Steam power cut the journey time to Australia by a whopping fifty per cent. What steam ships did require, however, was vast amounts of good quality coal. As a result, the major shipping lines established coaling ports at regular distances along the main routes. Although steam was much quicker and more reliable than sail, it was incredibly dirty and also created extremes of temperature on board.
Deaths due to heatstroke among passengers multiplied after the steamers were introduced, and became the most common cause of death amongst adult passengers – those unfortunate enough to have their quarters close to the engine room particularly suffered. Passage through the Suez Canal and the Red Sea, always the hottest part of the voyage, could see temperatures on board hover around a hundred degrees Fahrenheit, night and day.
A Perilous Voyage
Mortality on board migrant ships remained of constant concern to the colonial governments. Steam ships, whilst not without the risks associated with high temperatures, were by and large not troubled by the major outbreaks of disease which had plagued the sailing ships transporting first convicts and then migrants to both Australia and America.
Death rates among passengers travelling across the Atlantic to New York at the height of the Irish Famine in the 1840s and 1850s averaged ten per cent; on some ships, it was as high as forty per cent. Just forty years later, around ninety nine per cent of passengers travelling on board a steam ship to Queensland could expect to complete the journey; most fatalities on board were amongst children who succumbed to diseases like measles and pneumonia.
The improvements in death rates can be attributed to a number of factors, not least the shorter journey times, rigorous health checks at the port of embarkation, the presence of an on-board surgeon and matron on every trip, a constant supply of fresh water from condensers and the introduction of refrigeration which meant that live animals no longer had to be carried and slaughtered on board.
Mortality rates on the many German migrant ships headed for Australia were significantly higher – these ships tended to be much less regulated and more overcrowded; the continental migrants as they were known were not subject to the rigorous pre-departure health checks faced by British migrants.
The highest number of deaths recorded on an Australian migrant ship was seventy seven, on the German-registered Sultana, after an horrendous one hundred and fifteen days at sea; all but two of the dead were children. Surprisingly, even death rates on board the convict ships were less than two per cent, but perhaps this can be explained by the fact that most of the passengers would have been young men, and very few children, the most vulnerable to heat and disease, would have been on board.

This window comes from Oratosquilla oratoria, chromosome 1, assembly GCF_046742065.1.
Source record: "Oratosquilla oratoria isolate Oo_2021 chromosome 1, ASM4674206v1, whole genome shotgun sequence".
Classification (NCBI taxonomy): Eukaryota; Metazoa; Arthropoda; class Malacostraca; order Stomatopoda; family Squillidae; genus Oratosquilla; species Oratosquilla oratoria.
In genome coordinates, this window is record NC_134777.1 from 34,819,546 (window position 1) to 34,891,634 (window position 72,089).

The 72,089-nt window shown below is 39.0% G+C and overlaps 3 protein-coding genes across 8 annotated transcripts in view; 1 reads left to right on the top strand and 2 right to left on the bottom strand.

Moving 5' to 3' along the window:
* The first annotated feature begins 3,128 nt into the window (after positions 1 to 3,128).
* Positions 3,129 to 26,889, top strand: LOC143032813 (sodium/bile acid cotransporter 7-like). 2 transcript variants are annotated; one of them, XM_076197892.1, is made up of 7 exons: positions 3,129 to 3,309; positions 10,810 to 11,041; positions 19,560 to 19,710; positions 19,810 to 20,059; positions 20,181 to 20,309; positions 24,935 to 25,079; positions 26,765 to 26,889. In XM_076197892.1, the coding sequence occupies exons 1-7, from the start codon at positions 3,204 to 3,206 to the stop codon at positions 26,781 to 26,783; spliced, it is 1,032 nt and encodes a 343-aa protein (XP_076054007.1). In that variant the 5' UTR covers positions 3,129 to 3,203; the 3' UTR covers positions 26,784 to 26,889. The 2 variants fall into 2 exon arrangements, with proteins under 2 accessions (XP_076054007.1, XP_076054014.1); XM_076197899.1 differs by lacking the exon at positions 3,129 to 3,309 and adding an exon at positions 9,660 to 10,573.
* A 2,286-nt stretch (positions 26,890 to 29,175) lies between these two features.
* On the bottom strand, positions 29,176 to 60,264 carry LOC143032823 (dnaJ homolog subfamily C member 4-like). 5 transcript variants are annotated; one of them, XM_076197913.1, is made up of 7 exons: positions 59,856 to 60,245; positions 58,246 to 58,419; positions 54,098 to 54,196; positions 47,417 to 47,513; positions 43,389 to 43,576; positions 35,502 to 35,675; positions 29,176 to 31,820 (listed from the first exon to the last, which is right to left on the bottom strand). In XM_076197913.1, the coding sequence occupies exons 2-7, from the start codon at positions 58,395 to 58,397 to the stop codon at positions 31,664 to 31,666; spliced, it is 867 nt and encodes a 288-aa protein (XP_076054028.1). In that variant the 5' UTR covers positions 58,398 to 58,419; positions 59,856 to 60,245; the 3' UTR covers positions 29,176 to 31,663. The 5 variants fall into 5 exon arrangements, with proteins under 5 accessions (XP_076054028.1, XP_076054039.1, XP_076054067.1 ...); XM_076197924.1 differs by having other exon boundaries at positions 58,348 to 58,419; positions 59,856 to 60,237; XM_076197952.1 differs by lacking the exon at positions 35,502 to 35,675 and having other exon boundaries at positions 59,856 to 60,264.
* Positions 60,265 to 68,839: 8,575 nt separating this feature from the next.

The greatest risks to steamship passengers (apart from heatstroke) were from accidents and collisions, running aground on reefs and rocks, and shipping water in heavy seas. Even the largest, sturdiest-built ship would have been thrown around like a cork in very bad weather. Given the huge number of journeys the migrant ships made to Australia (some figures estimate as many as 1317 voyages were made), only three ships were ever lost. The last was the SS Dacca which sank with all hands in the Red Sea in 1890. Incredibly, it wasn’t until 1888 that it became law for all ships carrying migrants to be fitted with life-saving equipment.
The Duke of Sutherland was involved in her fair share of incidents at sea; in September 1902, she struck a reef off Lizard Island in the Coral Sea and was stranded for six days without any means of contacting the outside world . Several unsuccessful attempts were made to reach Cooktown in Northern Queensland but it wasn’t until a week later that they managed to communicate with a small passing steamer which bore news of their predicament to the mainland. Eventually she was refloated and limped to Cooktown for repairs.
A newspaper report from the Sydney Morning Herald of 3rd October 1902, describes (with an understatedness bordering on the hilarious) how the SS Duke of Sutherland passed Cairns “leaking only slightly”. A passenger by the name of Hugill recounted how “the vessel appeared to have ploughed her way through the top of a coral reef … the passengers took things quite philosophically and made quite a picnic affair.”
The Daily Regime